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British auction market proves chilly at RM Sotheby’s Cliveden House sale

Words: Nathan Chadwick | Photography: RM Sotheby's

The British summer has thus far been largely a chilly one – with the UK auction market struggling compared with that in Europe, let alone in the US. However, RM Sotheby’s inaugural Cliveden House sale, on June 12, 2024, saw just 15 of the 61 cars offered for sale fail to find homes. However, around 40 per cent were offered with no reserve, leading to many selling below their pre-sale estimates.

The leading car in the sale – a 1960 Ferrari 250 GT SWB (pictured above) – failed to sell, with a high bid of £4.5m, but most Ferraris found buyers. A 1967 330 GTS (main image) sold for £1,242,500 against a £1.3m-£1.6m estimate, and a Fantuzzi-bodied 1963 250 GT/L went for £1.13m against a £1.1m-£1.5m estimate.

More modern Ferraris hit their marks, with a 2003 360 Challenge Stradale selling for £184k against a £180k-£220k estimate, a 2006 575 Superamerica selling for £230k against a £230k-£300k estimate, and a 2001 550 Barchetta selling for £253k against a £250k-£320k estimate. A 2009 430 Scuderia Spyder 16M sold for £331,250 against a £325k-£375k estimate.

Despite being on home turf in Berkshire, British cars struggled to find homes throughout the sale. An Aston Martin DB4 Convertible (pictured above) was estimated at £600k-£800k, but ran out of interest at £420k, while a DB5 Convertible estimated at £800k-£1m petered out at around £720k, and went home with its vendor. Newer Aston Martins were similarly struggling, with Vanquish Zagato models in either Speedster or Volante form failing to find homes.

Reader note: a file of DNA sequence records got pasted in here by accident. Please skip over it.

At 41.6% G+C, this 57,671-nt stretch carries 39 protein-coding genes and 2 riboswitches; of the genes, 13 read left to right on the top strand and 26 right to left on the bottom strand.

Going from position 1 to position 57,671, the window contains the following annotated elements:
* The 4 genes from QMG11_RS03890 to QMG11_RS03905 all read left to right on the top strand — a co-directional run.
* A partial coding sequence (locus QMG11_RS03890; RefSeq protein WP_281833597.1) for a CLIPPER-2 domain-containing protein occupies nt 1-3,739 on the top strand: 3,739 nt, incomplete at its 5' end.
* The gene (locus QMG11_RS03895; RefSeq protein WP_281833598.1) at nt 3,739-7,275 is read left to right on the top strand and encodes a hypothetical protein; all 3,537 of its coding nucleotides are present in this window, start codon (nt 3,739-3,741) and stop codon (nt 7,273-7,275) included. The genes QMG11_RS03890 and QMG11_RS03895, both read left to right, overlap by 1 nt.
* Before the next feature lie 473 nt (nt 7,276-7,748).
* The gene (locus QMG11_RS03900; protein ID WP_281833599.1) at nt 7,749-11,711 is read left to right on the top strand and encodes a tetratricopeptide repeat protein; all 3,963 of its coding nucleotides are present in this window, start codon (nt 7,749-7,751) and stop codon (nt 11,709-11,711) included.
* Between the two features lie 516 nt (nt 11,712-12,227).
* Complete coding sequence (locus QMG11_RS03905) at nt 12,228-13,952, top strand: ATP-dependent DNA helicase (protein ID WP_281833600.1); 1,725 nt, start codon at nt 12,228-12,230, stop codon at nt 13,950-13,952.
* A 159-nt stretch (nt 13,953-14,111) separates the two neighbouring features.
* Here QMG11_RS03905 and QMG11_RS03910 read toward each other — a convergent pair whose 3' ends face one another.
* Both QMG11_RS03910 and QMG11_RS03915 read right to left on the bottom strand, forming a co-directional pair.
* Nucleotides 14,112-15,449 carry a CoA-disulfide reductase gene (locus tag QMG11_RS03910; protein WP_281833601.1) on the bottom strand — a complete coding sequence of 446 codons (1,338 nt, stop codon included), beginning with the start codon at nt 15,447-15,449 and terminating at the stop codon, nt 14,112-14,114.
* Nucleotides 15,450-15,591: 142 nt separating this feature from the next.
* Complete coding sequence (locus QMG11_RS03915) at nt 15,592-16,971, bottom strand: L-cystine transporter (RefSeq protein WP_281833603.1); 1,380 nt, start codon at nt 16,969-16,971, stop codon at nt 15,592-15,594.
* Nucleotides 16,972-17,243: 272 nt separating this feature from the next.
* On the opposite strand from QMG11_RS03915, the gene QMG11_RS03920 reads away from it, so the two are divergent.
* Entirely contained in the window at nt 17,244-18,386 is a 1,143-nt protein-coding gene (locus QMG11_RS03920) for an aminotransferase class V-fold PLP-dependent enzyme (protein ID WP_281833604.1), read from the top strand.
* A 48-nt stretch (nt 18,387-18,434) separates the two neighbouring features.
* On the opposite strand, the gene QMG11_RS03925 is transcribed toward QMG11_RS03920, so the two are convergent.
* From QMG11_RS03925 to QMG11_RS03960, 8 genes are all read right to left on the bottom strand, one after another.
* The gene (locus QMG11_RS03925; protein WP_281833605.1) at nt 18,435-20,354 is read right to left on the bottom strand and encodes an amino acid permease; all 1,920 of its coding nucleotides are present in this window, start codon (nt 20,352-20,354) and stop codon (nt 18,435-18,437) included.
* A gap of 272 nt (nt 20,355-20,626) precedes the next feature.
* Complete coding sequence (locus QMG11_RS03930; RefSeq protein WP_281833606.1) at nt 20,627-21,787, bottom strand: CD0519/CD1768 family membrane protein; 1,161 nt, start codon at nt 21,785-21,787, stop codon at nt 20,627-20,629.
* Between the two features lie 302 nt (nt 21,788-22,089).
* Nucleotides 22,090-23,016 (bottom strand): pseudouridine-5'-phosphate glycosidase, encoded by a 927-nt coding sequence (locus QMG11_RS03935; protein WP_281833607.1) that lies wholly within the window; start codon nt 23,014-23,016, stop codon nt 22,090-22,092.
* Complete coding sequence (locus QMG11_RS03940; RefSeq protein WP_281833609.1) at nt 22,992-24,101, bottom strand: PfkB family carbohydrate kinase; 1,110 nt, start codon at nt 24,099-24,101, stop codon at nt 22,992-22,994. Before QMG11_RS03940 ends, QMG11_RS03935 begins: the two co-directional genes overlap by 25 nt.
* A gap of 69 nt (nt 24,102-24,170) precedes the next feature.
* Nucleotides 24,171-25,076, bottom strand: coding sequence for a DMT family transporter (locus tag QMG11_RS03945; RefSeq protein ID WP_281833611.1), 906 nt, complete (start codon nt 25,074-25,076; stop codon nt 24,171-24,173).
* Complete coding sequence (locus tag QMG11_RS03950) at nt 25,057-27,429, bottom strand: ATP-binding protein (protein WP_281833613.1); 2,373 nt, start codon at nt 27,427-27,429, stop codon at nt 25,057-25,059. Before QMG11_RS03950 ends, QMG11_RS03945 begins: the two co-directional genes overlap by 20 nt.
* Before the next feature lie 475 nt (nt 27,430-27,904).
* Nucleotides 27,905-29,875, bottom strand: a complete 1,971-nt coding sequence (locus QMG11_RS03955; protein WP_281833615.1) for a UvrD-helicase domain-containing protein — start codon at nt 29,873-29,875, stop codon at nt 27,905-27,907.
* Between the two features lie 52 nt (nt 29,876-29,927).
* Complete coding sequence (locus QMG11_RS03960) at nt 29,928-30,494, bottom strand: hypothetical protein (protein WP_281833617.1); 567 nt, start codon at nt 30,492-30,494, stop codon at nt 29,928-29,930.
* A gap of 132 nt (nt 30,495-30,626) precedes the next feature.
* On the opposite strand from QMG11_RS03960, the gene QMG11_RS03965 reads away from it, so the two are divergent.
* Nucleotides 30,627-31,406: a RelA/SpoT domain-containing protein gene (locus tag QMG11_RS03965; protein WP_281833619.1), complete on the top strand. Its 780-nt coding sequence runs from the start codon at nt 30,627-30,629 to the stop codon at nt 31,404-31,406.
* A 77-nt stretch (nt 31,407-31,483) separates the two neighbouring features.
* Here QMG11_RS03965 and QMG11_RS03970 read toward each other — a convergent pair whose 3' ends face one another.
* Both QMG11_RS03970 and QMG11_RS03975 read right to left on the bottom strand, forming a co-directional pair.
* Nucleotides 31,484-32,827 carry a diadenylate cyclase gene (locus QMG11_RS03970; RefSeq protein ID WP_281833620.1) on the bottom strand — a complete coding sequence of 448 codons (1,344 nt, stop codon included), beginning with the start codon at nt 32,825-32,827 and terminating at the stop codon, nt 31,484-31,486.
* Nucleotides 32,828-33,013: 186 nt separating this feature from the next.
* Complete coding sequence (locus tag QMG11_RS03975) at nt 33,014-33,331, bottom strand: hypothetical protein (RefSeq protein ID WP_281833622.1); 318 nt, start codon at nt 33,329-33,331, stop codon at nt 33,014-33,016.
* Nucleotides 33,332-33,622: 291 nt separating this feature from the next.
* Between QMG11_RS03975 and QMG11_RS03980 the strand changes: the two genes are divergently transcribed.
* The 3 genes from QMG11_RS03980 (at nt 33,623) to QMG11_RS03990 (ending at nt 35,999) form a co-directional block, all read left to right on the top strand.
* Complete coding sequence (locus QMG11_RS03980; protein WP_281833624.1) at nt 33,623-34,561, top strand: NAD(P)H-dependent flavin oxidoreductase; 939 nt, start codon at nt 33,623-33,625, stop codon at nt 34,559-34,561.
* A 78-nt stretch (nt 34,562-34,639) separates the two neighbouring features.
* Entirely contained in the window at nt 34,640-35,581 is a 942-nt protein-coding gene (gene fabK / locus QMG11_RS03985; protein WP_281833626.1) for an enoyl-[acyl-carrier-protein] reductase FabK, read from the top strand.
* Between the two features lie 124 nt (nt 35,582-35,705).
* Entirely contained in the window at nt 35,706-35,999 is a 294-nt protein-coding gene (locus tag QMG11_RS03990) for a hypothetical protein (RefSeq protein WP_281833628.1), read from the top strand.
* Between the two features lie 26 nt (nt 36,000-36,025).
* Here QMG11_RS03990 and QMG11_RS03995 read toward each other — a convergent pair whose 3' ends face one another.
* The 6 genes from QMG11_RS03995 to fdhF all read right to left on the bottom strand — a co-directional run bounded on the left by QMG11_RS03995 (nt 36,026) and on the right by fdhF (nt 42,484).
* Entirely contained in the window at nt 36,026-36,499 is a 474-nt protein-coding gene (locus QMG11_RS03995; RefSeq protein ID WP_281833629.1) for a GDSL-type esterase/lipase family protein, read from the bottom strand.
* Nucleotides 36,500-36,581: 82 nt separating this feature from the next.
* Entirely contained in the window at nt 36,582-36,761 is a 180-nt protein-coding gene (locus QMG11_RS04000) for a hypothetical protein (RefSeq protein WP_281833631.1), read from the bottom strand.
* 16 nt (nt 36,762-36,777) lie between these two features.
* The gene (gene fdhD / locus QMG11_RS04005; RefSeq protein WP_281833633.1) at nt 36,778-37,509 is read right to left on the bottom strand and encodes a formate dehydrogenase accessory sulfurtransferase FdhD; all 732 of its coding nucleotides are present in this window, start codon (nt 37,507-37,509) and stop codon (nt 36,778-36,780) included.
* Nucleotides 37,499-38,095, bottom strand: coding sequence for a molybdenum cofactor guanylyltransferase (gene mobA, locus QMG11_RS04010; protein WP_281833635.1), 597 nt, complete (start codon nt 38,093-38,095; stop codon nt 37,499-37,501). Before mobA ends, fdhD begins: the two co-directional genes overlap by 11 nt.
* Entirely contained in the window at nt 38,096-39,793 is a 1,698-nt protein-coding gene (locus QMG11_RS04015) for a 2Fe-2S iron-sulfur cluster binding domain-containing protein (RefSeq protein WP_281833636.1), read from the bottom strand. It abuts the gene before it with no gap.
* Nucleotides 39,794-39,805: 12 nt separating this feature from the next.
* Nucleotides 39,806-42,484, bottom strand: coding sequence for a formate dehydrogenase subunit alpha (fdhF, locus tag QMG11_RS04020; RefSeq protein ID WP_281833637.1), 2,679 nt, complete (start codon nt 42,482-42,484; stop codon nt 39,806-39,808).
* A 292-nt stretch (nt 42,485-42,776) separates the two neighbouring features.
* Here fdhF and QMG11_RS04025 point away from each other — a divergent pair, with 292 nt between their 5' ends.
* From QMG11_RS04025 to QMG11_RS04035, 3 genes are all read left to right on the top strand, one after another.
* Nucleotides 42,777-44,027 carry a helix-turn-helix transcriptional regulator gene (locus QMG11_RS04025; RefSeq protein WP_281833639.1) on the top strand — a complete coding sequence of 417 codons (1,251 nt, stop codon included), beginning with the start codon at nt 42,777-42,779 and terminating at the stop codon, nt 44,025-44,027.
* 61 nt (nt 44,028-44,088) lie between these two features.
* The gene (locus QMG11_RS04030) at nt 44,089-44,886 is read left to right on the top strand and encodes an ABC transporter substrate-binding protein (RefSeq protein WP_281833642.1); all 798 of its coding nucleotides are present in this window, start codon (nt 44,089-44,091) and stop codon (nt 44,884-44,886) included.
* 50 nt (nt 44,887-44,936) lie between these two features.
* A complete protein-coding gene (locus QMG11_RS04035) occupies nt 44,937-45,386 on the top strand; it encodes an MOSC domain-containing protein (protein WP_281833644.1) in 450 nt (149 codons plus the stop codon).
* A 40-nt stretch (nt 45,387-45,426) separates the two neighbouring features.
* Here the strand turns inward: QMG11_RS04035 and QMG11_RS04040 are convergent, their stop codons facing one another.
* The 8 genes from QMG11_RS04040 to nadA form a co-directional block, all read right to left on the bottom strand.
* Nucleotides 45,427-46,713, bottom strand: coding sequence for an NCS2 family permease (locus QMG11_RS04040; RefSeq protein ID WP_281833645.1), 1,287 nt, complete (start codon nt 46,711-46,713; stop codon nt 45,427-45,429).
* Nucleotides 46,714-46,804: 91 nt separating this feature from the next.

Worse was to follow for a 1959 Jaguar XK150 S FHC, 1966 Bristol 409 and 1961 Bentley S2, which all sold for between 61 and 68 per cent less than their pre-sale estimates. While these three cars were in need of mechanical refreshment after years of static display at the Hellenic Motor Museum in Greece, the estimates did seem reasonable pre-sale; a sign of nerves about a long-term project (which these restorations would become)?

Struggling project cars was a general theme of the sale – other models from the same museum collection also fell short of their pre-sale estimates, most notably a 1974 Ferrari 365 GT4 2+2 (pictured above), which sold for £36,800 against a £60k-£70k estimate. While this often maligned car is being reassessed and admired with fresh eyes after years in the doldrums, the estimate seemed a little fanciful – but not quite as much as the opening lot, a 1979 400i. Offered without reserve, it was an ex-Hong Kong car “in need of recommissioning or restoration” and without registration papers. Estimated at between £30k and £50k, it sold for £11,700.

Other project car highlights included an ex-museum Iso Rivolta Lele, which sold for £17,250 against a £30k-£40k estimate, and a 1959 Borgward Isabella, which sold for £5750 against a £20k-£30k estimate.

One Ferrari that did particularly well was this 1993 Ferrari 512TR (pictured above). Originally owned by Reg Vardy, it is one of 88 finished in right-hand drive, and among a handful finished in Tour de France blue; such rarity led to a £195k result against a £140k-£180k estimate. A 1992 512TR, finished in the more familiar shade of Rosso Corsa, failed to drum up the same level of interest – bidding stopped at £190k, some way shy of the £220k-£260k estimate.